ok now onto “crippling backs forced into awkward angles by age” actually I do like that expression that illustrates a mood and visual very well. . “Deep rut wrinkles lined their faces, slowly deepening as the great Colorado river works away the Grand Canyon.” the usage here is a good metaphor for the depth of those wrinkles and may be even the feelings of those who get them too.
“Each one of them slowly deteriorating” and “the hobbled about” this having launched my mood again downward with the first one being more intense than second. “slowly withering away.” again same effect.
now “The only thing that kept them alive were the pills” I would like to share a minor belief of mine it is this the pharmaceutical entities have infiltrated our health care in every way they can filtering down to the suppliers, all the way to the doctors who prescribe them. I have made a promise to myself knowing what I know about the dangers of many types of medication not to “extend” (using that word loosely) my life by them. I would like to the best of my ability go out naturally with out the help of drugs.
“kept together what scraps of skin and flesh” that is morbid visual there but I do like it. “the only part that could still peer out with the same intensity that once made them who they were.” I see a double meaning in this: one is that the eyes being the windows to the soul and their souls are what made them the same person as before, long before age got a foothold on their lives. and the other is the actual perception of what they see and how they are the same person just an older version, though perceptions do change.
“Why did they take the pills?” that would lead me back to the previous ranting of pharmaceutical entities. but the question is a very good one “why?” I think we need to ask those “whys” on many things in our society a lot of whys need some answers.
“It was clear that they longed for death” that is a subjective feeling/statement toward those older people but not that it hasn’t been thought about by me I go to old folks homes a lot, so I ask many of these type questions. “The pain they lived with everyday wasn’t worth living” again as before a subjective feeling/statement toward those who are older. They could barely move, most of them unable to walk. that is more solid and its heartbreaking to watch.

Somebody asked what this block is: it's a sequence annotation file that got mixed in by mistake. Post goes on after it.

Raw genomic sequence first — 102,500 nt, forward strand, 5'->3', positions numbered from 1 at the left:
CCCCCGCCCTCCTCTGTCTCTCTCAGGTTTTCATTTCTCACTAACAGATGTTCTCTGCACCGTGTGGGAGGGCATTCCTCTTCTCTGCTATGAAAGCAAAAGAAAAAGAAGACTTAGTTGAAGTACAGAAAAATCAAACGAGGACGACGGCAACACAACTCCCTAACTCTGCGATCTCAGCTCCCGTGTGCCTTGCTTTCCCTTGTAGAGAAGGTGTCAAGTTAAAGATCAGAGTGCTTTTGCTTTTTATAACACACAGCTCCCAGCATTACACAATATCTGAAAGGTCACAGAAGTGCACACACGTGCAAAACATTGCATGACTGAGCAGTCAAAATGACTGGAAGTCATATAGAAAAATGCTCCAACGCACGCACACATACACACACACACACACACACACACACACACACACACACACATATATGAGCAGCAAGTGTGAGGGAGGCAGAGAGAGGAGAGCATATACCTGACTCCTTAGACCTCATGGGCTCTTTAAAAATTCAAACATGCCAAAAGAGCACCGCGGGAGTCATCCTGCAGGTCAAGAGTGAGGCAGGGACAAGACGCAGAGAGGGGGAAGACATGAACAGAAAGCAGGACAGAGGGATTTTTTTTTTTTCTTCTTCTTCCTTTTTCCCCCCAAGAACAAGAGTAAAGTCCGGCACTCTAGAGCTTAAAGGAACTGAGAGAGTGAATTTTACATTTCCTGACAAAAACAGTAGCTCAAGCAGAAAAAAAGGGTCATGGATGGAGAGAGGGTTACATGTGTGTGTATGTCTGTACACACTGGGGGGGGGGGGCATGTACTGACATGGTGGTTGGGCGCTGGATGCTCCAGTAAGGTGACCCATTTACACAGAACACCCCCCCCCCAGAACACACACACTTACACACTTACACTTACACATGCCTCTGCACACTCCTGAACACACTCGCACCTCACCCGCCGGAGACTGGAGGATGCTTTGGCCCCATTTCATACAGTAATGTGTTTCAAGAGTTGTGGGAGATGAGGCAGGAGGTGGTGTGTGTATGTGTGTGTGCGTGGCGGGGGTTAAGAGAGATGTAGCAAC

“Why did they want to live? There was nothing left to live for.” now this I stress to families to have those bonds with the elderly and never leave them to rot away whether in be with the family or if they are in a home. it’s a shame to see people left somewhere alone. that is what that particular line does for me.
“Nothing except life.” that isn’t a depressing line at all there that depending how one sees it can be a blessing or a curse.
the “one day one day” echo effect is cool I like it a gives lull effect to the write.
“now that the promise had been kept, it was worthless. They were trapped in paradise.” the promise of rest, there seems to be no rest in old age but the constant pain and the breaking down of the body it troubling to think about. trapped in paradise is a nice touch of sarcasm.
the pill taking line again jeez very depressing but well described.
the last line of waiting for paradise to come has a doubled meaning to it one is the promise of paradise in death that may be promise if one where to have any religious influence and the second paradise that of rest here on earth.
ok I hope I did better and gave you some justice for this piece.
|| Posted on 2005-10-15 00:00:00 | by inspirit999 | [ Reply to This ] || Not as bad as you think, though definitely improvable. Their backs aren’t “crippling”; age is crippling. Their backs are sagging, shrinking, or whatever term you like – but not a transitive verb. I like the alliteration of "awkward angles + age", though you could phrase it better. “rut” would probably sound better as “rutted” – that is, sounc smoother. Also in that sentence, you use “deep” and “deepening” almost next to each other. Change one or the other; also “as” should be “like”, as in: like some great Colorado wearing its way to form the Grand Canyon”. I don’t intend to tear through this whole piece in detail. I only wanted to point to the attention to detail required to refine your prose – and I truly think it is worth refining, both because the thoughts behind it are sensitive and interesting, and the “rough copy” (as I see it) is worth working over.|
Please...keep up your writing efforts.
|| Posted on 2005-10-15 00:00:00 | by fredmelden | [ Reply to This ] |